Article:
Rated 3 out of 5 by from Wish there were some more movie clips or stills The lecturer and the lectures are good. I just wish they were able to more stills or clips from the movies to illustrate. I realize that with licensing it would make the lectures too expensive, but the heart wants what the heart wants.
Date published: 2020-02-03
Rated 2 out of 5 by from No Film Clips I have purchased two of Professor Aldrete's courses before and thoroughly enjoyed them. But on this course I was terribly disappointed. I was looking forward to viewing some clips of some old films. There were no film clips. Even the few still photographs were of questionable value and quality. What a waste of "video" capability. The lectures became movie reviews with a little info on each film's matching correct historical content. A lot of time was spent on word pictures because the video aspect was missing. Your money would be better spent on renting the old films.
Date published: 2020-01-31
Rated 4 out of 5 by from Fun course I found the courses to be fun. Not a lot of depth, but, its mostly about the movies, not history. More movie stills would have been nice, but perhaps the studios did not want to cooperate.
Date published: 2020-01-31
Rated 4 out of 5 by from Takes me back. Full disclosure: I haven’t listened to all the lectures, but I have a feeling the first lecture reflects my major regret with this course, and will probably be seen in future lectures of the course. The first lecture focused on the film QUO VADIS. The professor was very knowledgeable about this period of Roman history and about the film itself. After hearing the lecture, however, it dawned on me that there were very few scenes—if any—from the film itself. Maybe a few stills, but that was about it. Most of the films included in the course are powerful visual treatments of the Roman era; it would be nice if the professor's words were accompanied by more scenes and stills from the film. It also occurred to me at the same time that obtaining the rights to include music, scenes, etc from the various films would have been very costly indeed. There are a number of movie books out there where one could learn quite a bit about the films included in the course. But if you prefer your Hollywood Roman history via the spoken word, in a more academic setting, and with some visuals to spice things up, this course and this professor are for you.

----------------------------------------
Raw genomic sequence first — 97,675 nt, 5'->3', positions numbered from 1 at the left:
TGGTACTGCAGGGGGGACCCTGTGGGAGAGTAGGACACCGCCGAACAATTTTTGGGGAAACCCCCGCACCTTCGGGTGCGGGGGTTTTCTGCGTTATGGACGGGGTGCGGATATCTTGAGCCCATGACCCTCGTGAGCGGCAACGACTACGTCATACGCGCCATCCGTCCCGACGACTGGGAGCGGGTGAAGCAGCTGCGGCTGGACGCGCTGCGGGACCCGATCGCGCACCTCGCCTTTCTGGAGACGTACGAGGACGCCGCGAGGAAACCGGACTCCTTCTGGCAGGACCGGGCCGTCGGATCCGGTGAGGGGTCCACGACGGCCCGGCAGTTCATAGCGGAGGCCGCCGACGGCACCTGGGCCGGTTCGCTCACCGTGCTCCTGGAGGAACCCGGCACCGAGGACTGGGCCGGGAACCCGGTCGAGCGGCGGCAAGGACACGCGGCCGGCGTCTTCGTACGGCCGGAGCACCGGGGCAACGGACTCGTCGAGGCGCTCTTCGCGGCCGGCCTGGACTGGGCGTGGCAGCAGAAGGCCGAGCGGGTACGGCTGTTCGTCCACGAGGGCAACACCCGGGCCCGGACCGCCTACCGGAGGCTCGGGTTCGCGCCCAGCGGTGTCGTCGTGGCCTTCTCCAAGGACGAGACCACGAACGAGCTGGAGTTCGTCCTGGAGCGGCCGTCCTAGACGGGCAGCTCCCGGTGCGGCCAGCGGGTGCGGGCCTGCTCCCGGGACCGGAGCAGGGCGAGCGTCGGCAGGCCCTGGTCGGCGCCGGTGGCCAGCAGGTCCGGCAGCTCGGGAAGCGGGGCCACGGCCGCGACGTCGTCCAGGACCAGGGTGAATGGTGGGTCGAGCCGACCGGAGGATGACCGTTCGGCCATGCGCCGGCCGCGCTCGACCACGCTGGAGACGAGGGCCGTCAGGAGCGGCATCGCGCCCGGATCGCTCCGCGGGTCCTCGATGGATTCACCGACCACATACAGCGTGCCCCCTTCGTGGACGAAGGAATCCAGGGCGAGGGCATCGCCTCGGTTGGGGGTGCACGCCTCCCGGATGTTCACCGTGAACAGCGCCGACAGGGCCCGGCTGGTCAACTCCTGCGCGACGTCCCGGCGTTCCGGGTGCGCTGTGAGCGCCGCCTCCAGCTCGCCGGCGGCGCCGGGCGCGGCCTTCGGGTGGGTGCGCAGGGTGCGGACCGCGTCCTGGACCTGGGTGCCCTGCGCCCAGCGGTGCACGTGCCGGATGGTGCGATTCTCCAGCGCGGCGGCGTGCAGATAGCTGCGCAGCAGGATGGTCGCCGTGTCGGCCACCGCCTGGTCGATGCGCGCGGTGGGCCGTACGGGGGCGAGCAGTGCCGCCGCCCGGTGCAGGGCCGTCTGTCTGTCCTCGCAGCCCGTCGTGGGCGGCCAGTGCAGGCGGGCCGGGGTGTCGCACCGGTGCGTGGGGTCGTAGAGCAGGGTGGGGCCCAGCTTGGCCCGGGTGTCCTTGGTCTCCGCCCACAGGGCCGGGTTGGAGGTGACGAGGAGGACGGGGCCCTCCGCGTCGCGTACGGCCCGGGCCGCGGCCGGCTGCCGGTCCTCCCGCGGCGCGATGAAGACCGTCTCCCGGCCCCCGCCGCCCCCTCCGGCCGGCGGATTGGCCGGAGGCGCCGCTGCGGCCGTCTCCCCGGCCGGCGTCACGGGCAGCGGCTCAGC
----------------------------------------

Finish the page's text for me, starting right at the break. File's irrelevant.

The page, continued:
Date published: 2020-01-31
Rated 5 out of 5 by from excellent program! This is a great course. The professor really knew his history and related it to movies that were set in ancient Rome. He talked about how each film was or was not accurate. However, in his final conclusions he discussed concepts from these films and how they related to more modern films.. like the matrix, the hunger games. I enjoyed this course so much that I "binge" watched it over two days! It impressed me that the professor seemed to really enjoy his subject and passing his knowledge on to others.
Date published: 2020-01-25
Rated 3 out of 5 by from Bread, circuses and movies I have mixed feelings about this course, although I admire professor Aldrete as historian and teacher, I feel a little bit disappointed about the content of this course, perhaps for the lack of scenes of the movies that were discussed (I have not seen at least a half of them). Of course, I understand the issue of copyrights for showing scenes. Anyway, that makes difficult to follow the course.
Date published: 2020-01-24